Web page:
In the 1945 elections, Vargas demonstrated his continued popular support by winning election as senator for São Paulo and Rio Grande do Sul, and member of the chamber of deputies from nine different states. He accepted the senate seat for Rio Grande, but effectively went into semiretirement. In 1950, he reemerged as a prominent political force when he ran for president as the candidate of the Brazilian Labor Party. He won the election and took office on 31 January 1951.
Second presidency (1951–1954)Edit
When he left the Estado Nôvo presidency, the economic surplus of Brazil was high and the industry was growing. After four years, however, pro-U.S. President Dutra wasted huge quantities of money protecting foreign investments, mostly North American, and distanced himself from the ideas of nationalism and the country's modernisation championed by Vargas. Vargas returned to politics in 1951, and, through a free and secret ballot, was re-elected president of the Republic. Hampered by the economic crisis largely engendered by Dutra's policies, Vargas pursued a nationalist policy, turning to the country's own natural resources and away from foreign dependency. As part of this policy, he founded Petrobrás(Brazilian Petroleum), a multinational petroleum consortium, with the Government of Brazil as its majority stakeholder.
Vargas' political adversaries initiated a crisis which culminated in the murder of an Air Force officer, Major Rubens Vaz, killed during an assassination attempt in the street outside 180 Rua Tonelero, the home of Vargas' main adversary, publishing executive and politician, Carlos Lacerda. Lieutenant Gregório Fortunato, chief of Vargas' personal guard, also called "Black Angel", was implicated in the crime. This aroused anger in the military against Vargas, following which the generals demanded his resignation. In a last-ditch effort Vargas called a special cabinet meeting on the eve of 24 August, but rumours spread that the armed forces officers were implacable.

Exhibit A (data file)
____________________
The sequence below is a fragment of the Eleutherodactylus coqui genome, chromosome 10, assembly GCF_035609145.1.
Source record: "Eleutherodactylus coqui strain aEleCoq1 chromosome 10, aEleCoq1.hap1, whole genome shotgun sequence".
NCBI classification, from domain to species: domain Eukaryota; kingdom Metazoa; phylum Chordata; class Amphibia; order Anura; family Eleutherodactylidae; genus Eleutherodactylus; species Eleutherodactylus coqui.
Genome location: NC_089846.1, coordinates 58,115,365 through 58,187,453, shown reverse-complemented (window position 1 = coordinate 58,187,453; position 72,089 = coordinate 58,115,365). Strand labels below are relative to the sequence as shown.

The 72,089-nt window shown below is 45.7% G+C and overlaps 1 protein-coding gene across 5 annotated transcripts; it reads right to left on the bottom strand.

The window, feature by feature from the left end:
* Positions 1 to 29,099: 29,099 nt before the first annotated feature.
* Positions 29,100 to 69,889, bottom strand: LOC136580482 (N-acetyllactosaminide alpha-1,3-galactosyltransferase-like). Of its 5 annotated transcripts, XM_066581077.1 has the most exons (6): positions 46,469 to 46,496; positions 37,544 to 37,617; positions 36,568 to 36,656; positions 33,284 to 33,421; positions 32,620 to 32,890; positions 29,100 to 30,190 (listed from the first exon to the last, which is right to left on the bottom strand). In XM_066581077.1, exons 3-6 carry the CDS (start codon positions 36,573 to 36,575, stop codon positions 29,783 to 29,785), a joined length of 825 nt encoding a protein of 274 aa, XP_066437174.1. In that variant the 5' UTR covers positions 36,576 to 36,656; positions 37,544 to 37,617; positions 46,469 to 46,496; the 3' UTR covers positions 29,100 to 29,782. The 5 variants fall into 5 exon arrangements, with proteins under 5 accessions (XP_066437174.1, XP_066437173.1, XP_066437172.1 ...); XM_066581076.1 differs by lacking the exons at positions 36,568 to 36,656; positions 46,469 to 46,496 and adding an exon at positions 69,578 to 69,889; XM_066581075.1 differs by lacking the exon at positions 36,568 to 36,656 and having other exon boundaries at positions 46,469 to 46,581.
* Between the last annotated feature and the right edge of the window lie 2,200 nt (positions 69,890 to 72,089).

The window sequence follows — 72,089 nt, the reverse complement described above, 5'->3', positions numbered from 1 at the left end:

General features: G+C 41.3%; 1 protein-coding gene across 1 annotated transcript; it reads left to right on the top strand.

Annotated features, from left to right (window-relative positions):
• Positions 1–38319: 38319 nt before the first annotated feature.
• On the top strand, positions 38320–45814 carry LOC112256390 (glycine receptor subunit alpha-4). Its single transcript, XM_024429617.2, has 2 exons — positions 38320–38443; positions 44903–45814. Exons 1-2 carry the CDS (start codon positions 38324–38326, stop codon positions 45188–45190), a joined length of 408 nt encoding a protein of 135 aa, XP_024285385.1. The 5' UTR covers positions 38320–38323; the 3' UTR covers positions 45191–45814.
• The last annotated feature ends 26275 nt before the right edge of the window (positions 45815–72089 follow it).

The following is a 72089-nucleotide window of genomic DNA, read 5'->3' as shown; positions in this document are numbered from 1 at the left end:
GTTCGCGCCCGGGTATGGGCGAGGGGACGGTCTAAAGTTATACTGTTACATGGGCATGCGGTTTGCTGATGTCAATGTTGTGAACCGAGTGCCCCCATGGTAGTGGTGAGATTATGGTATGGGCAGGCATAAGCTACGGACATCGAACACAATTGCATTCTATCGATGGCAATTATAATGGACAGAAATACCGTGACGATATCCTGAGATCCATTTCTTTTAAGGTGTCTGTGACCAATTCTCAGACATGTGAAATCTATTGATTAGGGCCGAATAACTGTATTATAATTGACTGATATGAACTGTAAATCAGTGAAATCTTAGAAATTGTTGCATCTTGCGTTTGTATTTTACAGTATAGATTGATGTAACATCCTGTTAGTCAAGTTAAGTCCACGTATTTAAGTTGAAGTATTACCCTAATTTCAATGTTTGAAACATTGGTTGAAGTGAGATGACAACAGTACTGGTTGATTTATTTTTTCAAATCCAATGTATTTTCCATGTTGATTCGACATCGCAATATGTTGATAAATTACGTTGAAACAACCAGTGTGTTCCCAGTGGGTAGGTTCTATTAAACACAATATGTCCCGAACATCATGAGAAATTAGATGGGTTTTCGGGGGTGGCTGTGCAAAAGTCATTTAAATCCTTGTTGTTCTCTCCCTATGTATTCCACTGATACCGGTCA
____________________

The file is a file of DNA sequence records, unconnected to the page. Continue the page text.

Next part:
His suicide note was found and read out on radio within two hours of his son discovering the body. The famous last lines read, "Serenely, I take my first step on the road to eternity. I leave life to enter History." Vargas' suicide has been interpreted in various ways. "His death by suicide simultaneously traded on the image of a valiant warrior selflessly fighting for the protection of national interests, alongside the image of a crafty and calculating statesman, whose political machinations reeked of demagoguery and self-interest." The same day, riots broke out in Rio de Janeiro and Porto Alegre.
The Vargas family refused a state funeral, but his successor, Café Filho, declared official days of mourning. Vargas' body was on public view in a glass-topped coffin. The route of the cortege carrying the body from the Presidential Palace to the airport was lined with tens of thousands of Brazilians. The burial and memorial service were in his hometown of São Borja, Rio Grande do Sul.
The Museu Histórico Nacional (MHN) was given the furnishings of the bedroom where Vargas committed suicide, and a museum gallery recreates the scene and is a site of remembrance. On exhibit in the Palace is his nightshirt with a bullet hole in the chest. The popular outrage caused by his suicide had supposedly been strong enough to thwart the ambitions of his enemies, among the rightists, anti-nationalists, pro-U.S. elements and even the pro-Prestes Brazilian Communist Party, for several years.
This section needs expansion. You can help by adding to it. (June 2021)
- Manuel do Nascimento Vargas's name is also spelled Manoel do Nascimento Vargas.
- Vargas was born in 1882, however, sometime in the early 20th century, he changed his birth date on all official documents to 1883. Because of this, his date of birth had become a popular misconception.
- Darci Lima Sarmanho's name is also spelled Darcy Lima Sarmanho.
- Washington Luís's name is also spelled Washington Luíz.
- The provisional presidency of Vargas has also been described as a dictatorship by some. See Bourne 1974 and Hudson 1997.
- Originally the Ministry of Labor founded in November 1930. In February 1931, it was expanded to the Ministry of Labor, Industry, and Commerce.
- Levine 1998, p. 13.
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- Levine 1997, pp. 47, 186.
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- Levine 1998, p. 16–17.
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- Fausto & Fausto 2014, p. 202.
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- Fausto & Fausto 2014, p. 203.
- Meade 2010, pp. 134–135.
- Skidmore 2010, p. 113.
- Levine 1998, p. 24.